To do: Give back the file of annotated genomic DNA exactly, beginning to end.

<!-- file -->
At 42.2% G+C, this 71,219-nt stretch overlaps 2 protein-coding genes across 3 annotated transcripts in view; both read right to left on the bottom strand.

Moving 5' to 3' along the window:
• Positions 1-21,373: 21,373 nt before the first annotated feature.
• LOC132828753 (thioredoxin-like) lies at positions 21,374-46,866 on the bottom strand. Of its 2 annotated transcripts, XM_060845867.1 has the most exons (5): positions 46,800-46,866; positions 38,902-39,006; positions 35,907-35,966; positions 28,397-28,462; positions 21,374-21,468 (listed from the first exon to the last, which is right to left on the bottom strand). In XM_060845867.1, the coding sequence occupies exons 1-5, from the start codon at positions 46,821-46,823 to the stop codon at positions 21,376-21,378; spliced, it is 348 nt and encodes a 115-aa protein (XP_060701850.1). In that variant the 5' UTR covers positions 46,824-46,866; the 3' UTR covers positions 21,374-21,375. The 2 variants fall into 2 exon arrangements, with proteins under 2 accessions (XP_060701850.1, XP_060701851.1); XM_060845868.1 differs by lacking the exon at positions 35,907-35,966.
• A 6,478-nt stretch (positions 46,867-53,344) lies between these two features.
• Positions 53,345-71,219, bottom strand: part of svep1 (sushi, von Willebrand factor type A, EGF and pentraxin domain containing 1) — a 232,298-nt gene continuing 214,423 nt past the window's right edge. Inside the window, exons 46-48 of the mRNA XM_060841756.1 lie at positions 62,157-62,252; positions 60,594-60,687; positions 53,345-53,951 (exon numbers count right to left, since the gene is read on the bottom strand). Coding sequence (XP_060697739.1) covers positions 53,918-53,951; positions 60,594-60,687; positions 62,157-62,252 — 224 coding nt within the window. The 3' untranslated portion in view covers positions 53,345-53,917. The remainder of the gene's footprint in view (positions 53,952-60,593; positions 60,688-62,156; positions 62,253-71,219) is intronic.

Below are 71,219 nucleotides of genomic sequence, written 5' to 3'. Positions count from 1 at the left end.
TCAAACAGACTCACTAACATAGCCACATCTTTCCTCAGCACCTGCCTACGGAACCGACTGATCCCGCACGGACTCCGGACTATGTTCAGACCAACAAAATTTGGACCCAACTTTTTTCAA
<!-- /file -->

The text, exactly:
At 42.2% G+C, this 71,219-nt stretch overlaps 2 protein-coding genes across 3 annotated transcripts in view; both read right to left on the bottom strand.

Moving 5' to 3' along the window:
• Positions 1-21,373: 21,373 nt before the first annotated feature.
• LOC132828753 (thioredoxin-like) lies at positions 21,374-46,866 on the bottom strand. Of its 2 annotated transcripts, XM_060845867.1 has the most exons (5): positions 46,800-46,866; positions 38,902-39,006; positions 35,907-35,966; positions 28,397-28,462; positions 21,374-21,468 (listed from the first exon to the last, which is right to left on the bottom strand). In XM_060845867.1, the coding sequence occupies exons 1-5, from the start codon at positions 46,821-46,823 to the stop codon at positions 21,376-21,378; spliced, it is 348 nt and encodes a 115-aa protein (XP_060701850.1). In that variant the 5' UTR covers positions 46,824-46,866; the 3' UTR covers positions 21,374-21,375. The 2 variants fall into 2 exon arrangements, with proteins under 2 accessions (XP_060701850.1, XP_060701851.1); XM_060845868.1 differs by lacking the exon at positions 35,907-35,966.
• A 6,478-nt stretch (positions 46,867-53,344) lies between these two features.
• Positions 53,345-71,219, bottom strand: part of svep1 (sushi, von Willebrand factor type A, EGF and pentraxin domain containing 1) — a 232,298-nt gene continuing 214,423 nt past the window's right edge. Inside the window, exons 46-48 of the mRNA XM_060841756.1 lie at positions 62,157-62,252; positions 60,594-60,687; positions 53,345-53,951 (exon numbers count right to left, since the gene is read on the bottom strand). Coding sequence (XP_060697739.1) covers positions 53,918-53,951; positions 60,594-60,687; positions 62,157-62,252 — 224 coding nt within the window. The 3' untranslated portion in view covers positions 53,345-53,917. The remainder of the gene's footprint in view (positions 53,952-60,593; positions 60,688-62,156; positions 62,253-71,219) is intronic.

Below are 71,219 nucleotides of genomic sequence, written 5' to 3'. Positions count from 1 at the left end.
TCAAACAGACTCACTAACATAGCCACATCTTTCCTCAGCACCTGCCTACGGAACCGACTGATCCCGCACGGACTCCGGACTATGTTCAGACCAACAAAATTTGGACCCAACTTTTTTCAA